Let Him Go: Kevin Costner excels in a gripping neo-western thriller
Review: Costner keeps it earthy but the film is owned by the warring female characters
Diane Lane and Kevin Costner in Let Him Go.
Film Title: Let Him Go
Director: Thomas Bezucha
Starring: Diane Lane, Kevin Costner, Lesley Manville, Kayli Carter
Running Time: 117 min
Pitched somewhere between the Coen Brothers’ No Country for Old Men and the hicksploitation story-within-the-story found in Tom Ford’s Nocturnal Animals, this gripping neo-western thriller contains all that’s good and bad about death in American movies, a cinema where death and grieving can always be remedied by more death and violence.
Earthy, engaging performances from Diane Lane and Kevin Costner ground the film’s more preposterous twists and turns as their ageing ranchers, Margaret and George Blackledge, take on some bad good ol’ boys.
As writer-director Thomas Bezucha’s handsome thriller opens, it’s an unspecified pre-mobile phone year, and the Blackledges are raising horses in Montana with their extended family, including son, James (Ryan Bruce), his wife, Lorna (Kayli Carter), and the couple’s infant son, Jimmy.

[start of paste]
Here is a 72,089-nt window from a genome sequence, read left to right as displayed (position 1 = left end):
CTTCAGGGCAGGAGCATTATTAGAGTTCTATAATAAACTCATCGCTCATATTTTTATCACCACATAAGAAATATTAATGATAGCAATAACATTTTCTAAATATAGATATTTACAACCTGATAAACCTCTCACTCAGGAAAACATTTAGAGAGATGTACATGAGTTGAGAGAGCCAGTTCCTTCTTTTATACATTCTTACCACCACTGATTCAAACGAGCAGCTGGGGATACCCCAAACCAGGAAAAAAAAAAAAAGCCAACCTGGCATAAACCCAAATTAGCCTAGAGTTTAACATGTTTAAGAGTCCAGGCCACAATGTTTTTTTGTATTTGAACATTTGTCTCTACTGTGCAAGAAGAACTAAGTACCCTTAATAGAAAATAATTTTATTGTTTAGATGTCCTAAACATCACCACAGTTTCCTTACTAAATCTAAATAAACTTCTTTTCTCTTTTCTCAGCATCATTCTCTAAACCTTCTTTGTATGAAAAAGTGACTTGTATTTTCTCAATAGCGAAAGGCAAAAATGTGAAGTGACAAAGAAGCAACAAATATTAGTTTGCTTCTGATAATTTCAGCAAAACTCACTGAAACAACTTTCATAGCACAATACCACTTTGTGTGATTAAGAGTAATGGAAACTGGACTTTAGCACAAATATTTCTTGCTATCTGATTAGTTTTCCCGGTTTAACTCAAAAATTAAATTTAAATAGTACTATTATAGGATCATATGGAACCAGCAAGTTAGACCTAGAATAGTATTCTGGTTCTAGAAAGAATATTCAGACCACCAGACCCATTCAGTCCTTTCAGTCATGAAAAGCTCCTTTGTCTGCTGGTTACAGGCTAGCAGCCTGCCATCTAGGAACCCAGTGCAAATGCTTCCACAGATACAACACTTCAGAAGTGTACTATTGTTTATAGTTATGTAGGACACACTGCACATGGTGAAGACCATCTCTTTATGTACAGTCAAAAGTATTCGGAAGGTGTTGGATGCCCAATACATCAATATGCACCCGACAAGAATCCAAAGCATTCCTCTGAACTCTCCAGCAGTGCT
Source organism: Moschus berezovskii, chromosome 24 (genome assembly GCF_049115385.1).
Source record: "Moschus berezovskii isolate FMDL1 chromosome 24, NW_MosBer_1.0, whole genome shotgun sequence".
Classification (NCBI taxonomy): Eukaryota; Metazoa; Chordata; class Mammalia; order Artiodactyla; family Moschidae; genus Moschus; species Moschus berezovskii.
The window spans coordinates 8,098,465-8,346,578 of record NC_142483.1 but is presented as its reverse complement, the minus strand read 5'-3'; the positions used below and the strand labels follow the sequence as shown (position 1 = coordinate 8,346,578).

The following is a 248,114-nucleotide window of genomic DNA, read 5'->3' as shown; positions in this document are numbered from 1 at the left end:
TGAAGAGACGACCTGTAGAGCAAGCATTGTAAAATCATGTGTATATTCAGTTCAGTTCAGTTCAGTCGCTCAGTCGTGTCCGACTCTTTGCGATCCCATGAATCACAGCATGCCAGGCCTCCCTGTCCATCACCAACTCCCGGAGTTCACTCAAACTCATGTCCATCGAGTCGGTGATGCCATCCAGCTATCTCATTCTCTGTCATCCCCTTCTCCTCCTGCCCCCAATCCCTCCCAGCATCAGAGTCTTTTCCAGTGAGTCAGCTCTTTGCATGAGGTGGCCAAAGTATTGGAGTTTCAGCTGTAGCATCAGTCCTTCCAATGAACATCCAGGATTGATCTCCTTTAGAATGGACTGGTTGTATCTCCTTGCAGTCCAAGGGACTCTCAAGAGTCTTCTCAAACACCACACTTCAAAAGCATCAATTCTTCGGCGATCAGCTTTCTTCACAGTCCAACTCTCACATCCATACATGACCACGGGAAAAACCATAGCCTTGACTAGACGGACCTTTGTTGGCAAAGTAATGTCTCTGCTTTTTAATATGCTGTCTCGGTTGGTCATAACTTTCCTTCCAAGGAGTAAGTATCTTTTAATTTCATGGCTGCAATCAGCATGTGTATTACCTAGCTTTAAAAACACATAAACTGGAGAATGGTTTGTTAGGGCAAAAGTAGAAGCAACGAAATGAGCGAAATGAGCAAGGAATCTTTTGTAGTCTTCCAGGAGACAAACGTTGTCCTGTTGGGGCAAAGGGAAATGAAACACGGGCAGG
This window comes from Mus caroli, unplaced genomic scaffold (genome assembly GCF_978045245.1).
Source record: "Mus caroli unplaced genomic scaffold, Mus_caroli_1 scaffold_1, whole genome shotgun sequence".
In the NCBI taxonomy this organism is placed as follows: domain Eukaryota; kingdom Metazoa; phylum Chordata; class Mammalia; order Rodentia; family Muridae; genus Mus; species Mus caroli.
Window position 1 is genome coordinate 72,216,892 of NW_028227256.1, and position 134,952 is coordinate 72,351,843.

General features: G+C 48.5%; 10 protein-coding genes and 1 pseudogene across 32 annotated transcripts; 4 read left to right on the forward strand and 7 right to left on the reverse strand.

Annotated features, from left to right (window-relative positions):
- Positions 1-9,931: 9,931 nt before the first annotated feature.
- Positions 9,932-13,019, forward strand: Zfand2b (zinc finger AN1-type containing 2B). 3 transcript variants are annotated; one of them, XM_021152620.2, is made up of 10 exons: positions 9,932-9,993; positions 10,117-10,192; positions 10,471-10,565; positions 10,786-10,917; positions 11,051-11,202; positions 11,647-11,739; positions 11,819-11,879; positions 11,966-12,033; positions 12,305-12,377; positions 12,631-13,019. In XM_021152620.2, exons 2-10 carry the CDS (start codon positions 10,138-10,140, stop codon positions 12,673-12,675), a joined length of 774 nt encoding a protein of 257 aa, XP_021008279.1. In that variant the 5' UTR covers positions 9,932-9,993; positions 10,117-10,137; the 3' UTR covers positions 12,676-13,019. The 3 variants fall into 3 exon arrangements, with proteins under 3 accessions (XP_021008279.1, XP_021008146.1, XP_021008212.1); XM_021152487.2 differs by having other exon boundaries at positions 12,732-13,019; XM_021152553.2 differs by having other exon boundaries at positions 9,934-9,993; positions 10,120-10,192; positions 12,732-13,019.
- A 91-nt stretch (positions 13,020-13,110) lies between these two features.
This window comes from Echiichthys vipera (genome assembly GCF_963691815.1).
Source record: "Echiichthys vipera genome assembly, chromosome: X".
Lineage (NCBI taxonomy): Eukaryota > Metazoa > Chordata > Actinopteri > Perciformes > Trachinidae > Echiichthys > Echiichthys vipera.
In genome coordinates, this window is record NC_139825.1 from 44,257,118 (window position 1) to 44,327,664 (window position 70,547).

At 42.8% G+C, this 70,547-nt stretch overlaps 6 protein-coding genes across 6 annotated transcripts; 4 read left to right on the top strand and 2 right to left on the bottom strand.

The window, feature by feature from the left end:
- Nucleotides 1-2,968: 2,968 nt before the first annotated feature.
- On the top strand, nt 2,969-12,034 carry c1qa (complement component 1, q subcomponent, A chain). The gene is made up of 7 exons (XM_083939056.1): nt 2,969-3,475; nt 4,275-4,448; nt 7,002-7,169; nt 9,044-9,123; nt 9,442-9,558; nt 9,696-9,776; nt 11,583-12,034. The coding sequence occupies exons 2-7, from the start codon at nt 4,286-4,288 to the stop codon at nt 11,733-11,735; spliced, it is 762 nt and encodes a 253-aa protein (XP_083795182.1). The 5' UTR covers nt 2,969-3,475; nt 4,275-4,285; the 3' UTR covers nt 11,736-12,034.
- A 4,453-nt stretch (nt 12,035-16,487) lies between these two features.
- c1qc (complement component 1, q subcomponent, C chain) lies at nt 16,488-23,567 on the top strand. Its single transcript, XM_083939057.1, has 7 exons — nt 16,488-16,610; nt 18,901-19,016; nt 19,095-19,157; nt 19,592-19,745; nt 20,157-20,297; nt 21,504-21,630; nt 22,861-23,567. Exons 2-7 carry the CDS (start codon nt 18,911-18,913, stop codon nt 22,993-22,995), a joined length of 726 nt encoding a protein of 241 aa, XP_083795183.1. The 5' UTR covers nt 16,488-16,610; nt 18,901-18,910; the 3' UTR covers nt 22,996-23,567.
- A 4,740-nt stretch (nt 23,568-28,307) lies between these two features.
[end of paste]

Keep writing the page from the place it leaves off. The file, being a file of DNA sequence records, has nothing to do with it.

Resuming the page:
A year after James is killed in a freak equestrian accident, Lorna remarries the prim-looking Donnie (Will Brittain).
Donnie, however, isn’t as wholesome as he first appears. Not long after Margaret witnesses him hit her grandson and Lorna on the street, the family disappears, leaving Margaret and George to embark on a desperate search through North Dakota. There, they find the cult-like Weboy family, headed up by brassy matriarch Blanche (Leslie Manville, in the most terrifying turn of her career), a woman whose southern hospitality makes one pine for the relatively civilised embrace of Leatherface’s clan in The Texas Chain Saw Massacre.
It’s the kind of role that Costner, a movie cowboy born at the wrong time in movie history, excels at. But the film is owned by the warring female characters. Margaret is as cantankerous as she is admirable, and Blanche’s pork-chop dinner is about as much fun for the table guests as it is for the unfortunate pig.
The southern gothic doesn’t quite fit with the carefully drawn central couple. But Bezucha, adapting Larry Watson’s 2013 novel, keeps a vice-like hold on the viewer’s attention, nonetheless.